Victor Ochi was a raw kid trying out for the football team at Valley Stream Central High School, a novice who loved watching Giants defensive end Michael Strahan on TV, who got a thrill from highlights of linebacker Lawrence Taylor on YouTube. But he never actually played the game until he finally convinced his parents to let him go out for the team as a sophomore.
There was a moment when it became clear to Ochi and his coaches that he might be something special. "One practice I was on the scout defense," Ochi recalled. "One of the quarterbacks got me mad, and I just wrecked practice up. They weren't getting anything to my side, and I was chasing everything from the back side. From then on, the coaches were like, 'All right, we have to work with him.' "
Ochi went from being a raw talent to a legitimate NFL prospect at Stony Brook. On Saturday afternoon, the preseason All-FCS defensive end will play his final college game for the Seawolves (4-5, 2-5 CAA) against Albany (3-7, 2-5) at LaValle Stadium with a chance to add to his SBU career records for sacks (30.5) and tackles for loss (45.5).
"He came in as an undersized, athletic kid who had somewhat limited football experience, and he's developed himself off the field physically, has learned the game, has paid a price, plays on the field at 100 percent, and he loves the game," coach Chuck Priore said. "The scouts say he's going to be a hybrid outside linebacker in a 3-4 who can pass rush. Every team has been here multiple times."
Walking onto the field before the game with his parents, Emmanuel and Queen, will be a special moment for Ochi because they know how far he has traveled. As they did with Ochi's two brothers and a sister, they sent him to Nigeria to live with his aunt, Priscilla Ogbaji, from the age of 9 to 12 because they believed it was important for him to be exposed to another culture.
"I had to let go of the sense of entitlement," Ochi said. "When I was over in Nigeria, I had to work for things a lot more than I did here. You have to develop a work ethic to survive. And the sense of family is important . . . When I came back, people acknowledged me as a respectful, hard-working young man."
Still, it took several years for Ochi to convince his parents to allow him to play football. "Ironically, my parents liked watching the game, too," Ochi said. "My father is a diehard Jets fan. They wanted education to be a big part of my life growing up. They didn't want me to think sports was the go-to, as any parent would."
His parents got their wish when Ochi walked with his class at commencement last spring, and he will complete work on his Health Sciences degree specializing in health care management at the end of this semester. But his emergence last season as an all-CAA defensive end means Ochi will have a chance to pursue his NFL dreams.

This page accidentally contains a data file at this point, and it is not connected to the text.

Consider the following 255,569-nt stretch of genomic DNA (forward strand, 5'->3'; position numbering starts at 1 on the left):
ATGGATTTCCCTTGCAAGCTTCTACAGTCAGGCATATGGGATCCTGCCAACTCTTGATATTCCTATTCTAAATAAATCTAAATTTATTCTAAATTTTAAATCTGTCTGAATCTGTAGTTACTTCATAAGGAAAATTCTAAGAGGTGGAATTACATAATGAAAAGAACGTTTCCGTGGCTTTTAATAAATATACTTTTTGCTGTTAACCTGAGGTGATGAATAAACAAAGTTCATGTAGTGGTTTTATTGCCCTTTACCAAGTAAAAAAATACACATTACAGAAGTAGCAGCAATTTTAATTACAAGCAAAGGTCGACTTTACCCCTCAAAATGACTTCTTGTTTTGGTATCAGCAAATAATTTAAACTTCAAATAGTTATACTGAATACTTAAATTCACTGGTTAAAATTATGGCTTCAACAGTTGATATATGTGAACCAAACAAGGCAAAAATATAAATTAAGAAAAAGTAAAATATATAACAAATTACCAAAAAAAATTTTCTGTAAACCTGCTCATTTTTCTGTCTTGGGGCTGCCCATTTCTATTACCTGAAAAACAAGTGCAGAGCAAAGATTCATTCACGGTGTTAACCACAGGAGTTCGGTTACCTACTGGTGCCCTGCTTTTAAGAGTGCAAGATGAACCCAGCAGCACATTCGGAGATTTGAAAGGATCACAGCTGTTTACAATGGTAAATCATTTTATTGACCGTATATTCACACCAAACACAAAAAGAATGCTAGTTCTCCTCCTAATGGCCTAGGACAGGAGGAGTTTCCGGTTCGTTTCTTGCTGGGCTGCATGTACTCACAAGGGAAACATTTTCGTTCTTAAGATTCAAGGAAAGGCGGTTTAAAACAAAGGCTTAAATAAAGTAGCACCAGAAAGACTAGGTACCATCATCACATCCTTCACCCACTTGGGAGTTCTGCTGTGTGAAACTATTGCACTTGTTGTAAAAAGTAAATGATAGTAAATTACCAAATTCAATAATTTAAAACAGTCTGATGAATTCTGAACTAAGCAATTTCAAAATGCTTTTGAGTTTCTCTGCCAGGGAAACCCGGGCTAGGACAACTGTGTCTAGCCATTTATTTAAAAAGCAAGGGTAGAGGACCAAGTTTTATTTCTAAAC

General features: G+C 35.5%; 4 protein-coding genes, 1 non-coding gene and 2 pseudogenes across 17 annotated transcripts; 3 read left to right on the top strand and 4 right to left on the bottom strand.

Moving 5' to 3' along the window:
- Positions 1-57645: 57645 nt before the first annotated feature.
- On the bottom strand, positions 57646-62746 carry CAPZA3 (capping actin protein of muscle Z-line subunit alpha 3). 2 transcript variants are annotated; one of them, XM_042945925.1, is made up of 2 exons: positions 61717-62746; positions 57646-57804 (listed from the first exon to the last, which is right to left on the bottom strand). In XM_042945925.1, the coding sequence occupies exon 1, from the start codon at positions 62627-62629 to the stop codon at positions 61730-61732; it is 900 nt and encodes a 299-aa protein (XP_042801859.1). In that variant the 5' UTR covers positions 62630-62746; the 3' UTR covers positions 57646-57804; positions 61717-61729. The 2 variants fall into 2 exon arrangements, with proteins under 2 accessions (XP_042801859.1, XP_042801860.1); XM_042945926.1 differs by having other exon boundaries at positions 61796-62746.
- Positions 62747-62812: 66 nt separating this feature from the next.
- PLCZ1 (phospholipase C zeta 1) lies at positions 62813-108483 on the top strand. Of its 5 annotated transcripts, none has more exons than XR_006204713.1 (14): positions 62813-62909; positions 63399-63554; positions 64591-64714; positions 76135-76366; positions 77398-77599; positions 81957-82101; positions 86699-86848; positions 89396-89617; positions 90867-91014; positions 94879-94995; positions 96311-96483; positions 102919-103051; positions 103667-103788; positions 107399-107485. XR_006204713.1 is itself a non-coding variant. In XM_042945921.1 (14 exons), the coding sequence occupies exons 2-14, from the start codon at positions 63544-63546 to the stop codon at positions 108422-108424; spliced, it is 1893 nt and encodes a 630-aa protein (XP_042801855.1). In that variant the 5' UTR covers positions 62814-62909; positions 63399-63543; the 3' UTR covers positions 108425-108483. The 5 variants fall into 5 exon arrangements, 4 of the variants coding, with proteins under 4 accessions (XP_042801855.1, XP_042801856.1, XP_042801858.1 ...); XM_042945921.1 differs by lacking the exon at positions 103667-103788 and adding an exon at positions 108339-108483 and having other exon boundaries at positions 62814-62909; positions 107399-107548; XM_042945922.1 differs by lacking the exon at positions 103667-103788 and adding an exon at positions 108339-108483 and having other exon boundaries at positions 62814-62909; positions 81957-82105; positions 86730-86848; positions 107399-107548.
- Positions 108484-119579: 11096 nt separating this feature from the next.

He credits a talk with Priore before last season for bringing the best out of him. "Coach P made me evaluate myself," Ochi said. "I had potential, but potential is unachieved success. He made me emphasize that the little things had to change -- schoolwork, the way I worked in the weight room, just every aspect of life. He made me grow up a lot these past couple years."
Opposing offenses build their game plans around neutralizing Ochi, but he still has 11 sacks and 13 tackles for a loss this season. "We have probably one of the best defensive coaching staffs in the nation," Ochi said. "[Defensive coordinator Lyle] Hemphill is a genius. He's a phenomenal coach. He's put me in a lot of good positions to make plays despite all the attention I was getting."
Two weeks ago, the Seawolves had a school-record 12 sacks in a win over Howard, including three by Ochi. That day, Ochi tied the SBU career record for tackles for a loss that was set by his high school defensive line coach John Kostkowicz.
"It was an honor breaking that," said Ochi, who broke the record in a win last week at Rhode Island. "He told me I better break his record or he'd get after me. He came out the week before the Howard game, and he came to the game as well."
Now, Ochi is down to his final college game, and he plans to make it special. "I've got to leave everything on the field," Ochi said. "It's great that it's Albany because it's our rivalry game, and I didn't get a chance to play against them last year because of an ankle sprain. Our defense is going to come to play. Just know that. It's going to be great."